As I describe in more detail in my next points, much more goes into succeeding on Inkshares than time, including the size of your social media presence, the amount of in-person promotion you can do, whether or not you are famous (like Abomination and Star Wars screenwriter Gary Whitta, the platform’s first breakout success), and your willingness to beg your friends and loved ones for money. But willingly choosing a short campaign, especially if you’re an unknown like me, can do nothing but work against you. In hindsight, it’s clear I would have needed at least three to six months gaining followers before launching the actual crowdfunding campaign, plus another three to six months of it being live, to even stand a chance.
It takes a lot of persuasion to get people to invest their hard-earned money in some random person on the internet’s dream of being a writer, even if their dream includes an already-finished manuscript, and even if that person is someone they know. Which segues nicely into my next point…
3. i don’t have enough friends
That’s a lie. I do have real friends, friends who fill my heart with joy and wonder, though these days we are all scattered across the planet, and I don’t see (or speak to) most of them anywhere near as often as I want to.
No, I mean that I don’t have enough social media friends, or perhaps followers is a better word. That’s not to say no one helped me. A lot of people did. Almost 100 of my friends and family members pre-ordered LURK, enough to fill a raging house party or the first several rows of pews in a quaintly crowded church. Some of my friends and fam even bought three copies, for no other reason than they wanted to support me, and I promised them alcohol if they went for the premium backer option, which I not-so-cleverly named “Lurker.” And no, they weren’t all my mom.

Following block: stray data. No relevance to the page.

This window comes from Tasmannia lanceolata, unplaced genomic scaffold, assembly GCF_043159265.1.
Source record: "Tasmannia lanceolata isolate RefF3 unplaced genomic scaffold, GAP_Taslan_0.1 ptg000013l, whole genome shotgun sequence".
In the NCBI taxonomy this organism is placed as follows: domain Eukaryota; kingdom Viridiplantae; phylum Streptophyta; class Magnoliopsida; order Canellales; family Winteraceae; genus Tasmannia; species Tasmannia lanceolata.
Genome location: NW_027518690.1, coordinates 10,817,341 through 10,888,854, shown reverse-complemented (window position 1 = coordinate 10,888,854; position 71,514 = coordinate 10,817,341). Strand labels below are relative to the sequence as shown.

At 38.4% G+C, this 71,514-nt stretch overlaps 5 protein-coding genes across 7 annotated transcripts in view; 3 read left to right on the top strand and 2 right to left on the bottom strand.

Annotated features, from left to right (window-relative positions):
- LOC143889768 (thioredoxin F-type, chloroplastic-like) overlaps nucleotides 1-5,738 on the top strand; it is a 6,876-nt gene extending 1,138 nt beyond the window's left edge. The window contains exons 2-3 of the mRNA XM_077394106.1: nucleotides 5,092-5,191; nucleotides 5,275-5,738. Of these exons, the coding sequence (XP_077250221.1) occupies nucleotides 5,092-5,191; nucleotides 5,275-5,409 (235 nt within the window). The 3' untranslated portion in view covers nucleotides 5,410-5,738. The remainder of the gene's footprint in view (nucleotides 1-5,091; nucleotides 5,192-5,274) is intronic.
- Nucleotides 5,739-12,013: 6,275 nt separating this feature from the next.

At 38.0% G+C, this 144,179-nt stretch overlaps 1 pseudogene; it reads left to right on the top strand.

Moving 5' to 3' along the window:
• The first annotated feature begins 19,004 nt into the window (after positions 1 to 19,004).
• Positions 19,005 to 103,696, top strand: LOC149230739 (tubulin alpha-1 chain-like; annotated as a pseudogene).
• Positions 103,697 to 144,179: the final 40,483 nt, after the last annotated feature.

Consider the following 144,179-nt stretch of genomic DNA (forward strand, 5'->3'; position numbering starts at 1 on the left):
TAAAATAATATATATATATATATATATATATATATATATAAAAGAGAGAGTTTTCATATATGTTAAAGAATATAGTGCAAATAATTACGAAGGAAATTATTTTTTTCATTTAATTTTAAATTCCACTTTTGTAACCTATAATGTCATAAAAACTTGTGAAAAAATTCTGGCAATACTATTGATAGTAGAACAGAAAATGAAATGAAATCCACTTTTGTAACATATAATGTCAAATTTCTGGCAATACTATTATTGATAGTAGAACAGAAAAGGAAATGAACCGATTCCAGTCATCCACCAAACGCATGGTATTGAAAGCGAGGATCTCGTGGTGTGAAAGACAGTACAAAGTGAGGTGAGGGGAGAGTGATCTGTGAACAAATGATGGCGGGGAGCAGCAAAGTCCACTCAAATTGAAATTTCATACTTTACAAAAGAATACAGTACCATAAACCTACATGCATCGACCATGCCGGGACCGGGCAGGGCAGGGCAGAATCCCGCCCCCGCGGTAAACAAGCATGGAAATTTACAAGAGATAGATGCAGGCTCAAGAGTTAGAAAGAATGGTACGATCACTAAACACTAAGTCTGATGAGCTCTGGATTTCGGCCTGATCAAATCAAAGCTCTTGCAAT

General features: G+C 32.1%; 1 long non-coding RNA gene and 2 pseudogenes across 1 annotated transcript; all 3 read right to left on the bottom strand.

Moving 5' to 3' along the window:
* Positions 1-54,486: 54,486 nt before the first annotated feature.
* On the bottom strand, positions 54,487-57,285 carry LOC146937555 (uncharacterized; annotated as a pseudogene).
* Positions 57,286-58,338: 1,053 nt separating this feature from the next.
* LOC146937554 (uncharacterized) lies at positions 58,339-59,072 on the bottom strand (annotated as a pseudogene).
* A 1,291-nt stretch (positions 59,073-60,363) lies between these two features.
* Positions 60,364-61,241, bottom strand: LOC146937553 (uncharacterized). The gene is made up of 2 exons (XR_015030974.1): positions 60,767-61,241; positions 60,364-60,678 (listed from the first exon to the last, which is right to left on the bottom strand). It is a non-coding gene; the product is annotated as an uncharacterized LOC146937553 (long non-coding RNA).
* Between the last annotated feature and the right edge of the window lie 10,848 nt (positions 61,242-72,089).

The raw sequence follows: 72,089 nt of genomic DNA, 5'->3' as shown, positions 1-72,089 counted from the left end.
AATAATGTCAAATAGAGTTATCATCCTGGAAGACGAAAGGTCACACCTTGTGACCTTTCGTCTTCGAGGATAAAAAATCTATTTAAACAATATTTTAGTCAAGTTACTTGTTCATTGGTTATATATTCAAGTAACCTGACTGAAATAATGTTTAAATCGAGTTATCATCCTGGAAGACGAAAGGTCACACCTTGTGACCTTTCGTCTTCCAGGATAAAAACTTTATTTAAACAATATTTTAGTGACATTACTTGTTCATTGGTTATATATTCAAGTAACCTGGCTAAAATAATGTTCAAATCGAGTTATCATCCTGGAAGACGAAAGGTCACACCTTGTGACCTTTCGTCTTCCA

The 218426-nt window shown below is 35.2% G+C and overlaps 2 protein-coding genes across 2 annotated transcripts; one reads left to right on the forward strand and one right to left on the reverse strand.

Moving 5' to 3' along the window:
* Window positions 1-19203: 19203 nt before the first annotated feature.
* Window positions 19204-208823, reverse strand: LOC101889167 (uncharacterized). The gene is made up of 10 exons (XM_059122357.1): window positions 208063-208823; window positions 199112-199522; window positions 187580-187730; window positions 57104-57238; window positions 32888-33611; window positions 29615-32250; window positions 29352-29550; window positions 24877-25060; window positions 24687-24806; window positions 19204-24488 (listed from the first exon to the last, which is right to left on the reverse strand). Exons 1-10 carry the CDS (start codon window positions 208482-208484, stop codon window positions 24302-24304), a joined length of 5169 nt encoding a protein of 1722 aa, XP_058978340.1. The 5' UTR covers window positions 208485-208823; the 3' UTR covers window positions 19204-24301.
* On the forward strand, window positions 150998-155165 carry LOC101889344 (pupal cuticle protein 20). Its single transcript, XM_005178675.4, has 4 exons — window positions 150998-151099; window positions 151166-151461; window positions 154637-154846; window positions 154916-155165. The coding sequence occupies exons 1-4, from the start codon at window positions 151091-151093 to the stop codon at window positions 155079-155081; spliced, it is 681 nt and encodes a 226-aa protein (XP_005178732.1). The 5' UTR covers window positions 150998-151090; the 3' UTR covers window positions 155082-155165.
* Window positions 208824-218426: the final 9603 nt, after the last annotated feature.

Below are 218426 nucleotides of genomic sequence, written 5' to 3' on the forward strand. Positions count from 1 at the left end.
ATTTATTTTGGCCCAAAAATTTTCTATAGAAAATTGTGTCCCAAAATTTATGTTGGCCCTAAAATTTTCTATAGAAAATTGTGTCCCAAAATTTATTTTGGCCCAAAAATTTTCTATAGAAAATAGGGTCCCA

But, let’s do some math. I have 500 friends on Facebook, around 50 followers on Twitter, and roughly 200 connections on LinkedIn. I don’t use Tumblr (I’d rather stab myself in the eyeball with a rusty fork infected with the T-virus). My only blog is the one you’re reading, which has a very small number of regular followers.
Grand total, my maximum number of potential backers was around 750. Inkshares has since changed their policy, but before they did, you needed 750 pre-orders to publish an e-book, and 1,000 pre-orders to publish both e-book and print, so your book could be found in bookstores.
To succeed, I would have needed every single follower I have on all my different social media platforms to cough up $10, just to hit the bottom level goal of publishing an e-book, which as I learned, is simply impossible. The actual number of people willing to back a project after seeing it on social media, I found, was closer to 10%. 10% of 750 is 75, which is lower than the real number of pre-orders I got, but not much. I should mention, too, that Inkshares’ breakdown of social media cashflow is pretty accurate – most pre-orders I got came from Facebook, with the second most coming from other Inkshares authors. The numbers from Twitter and LinkedIn were so small they were inconsequential.
If I had to guess, I’d say the average Inkshares author needs 1k-2k followers on social media to have any real chance at success, unless they are particularly gifted at #4, which is…
4. I didn’t ask people for money
Really, there’s no way around it. If you want to motivate people to help you, you need to ask them, and you need to ask bluntly. This is something I’m not good at. Could I have gotten good at it with practice? Yes. But, by the time I realized it was necessary – after reading a delightfully helpful post on the subject by Ghosts of War author Paul Robinson, I was already 2/3 through my campaign, and 90% positive I wasn’t going to make it (that last 10% hung on for at least another week, like an abused xenoarcheologist aboard a starship that’s been taken over by hostile four-butts, who refuses to get the hell to the lifeboats because goddammit, there’s still a chance to understand).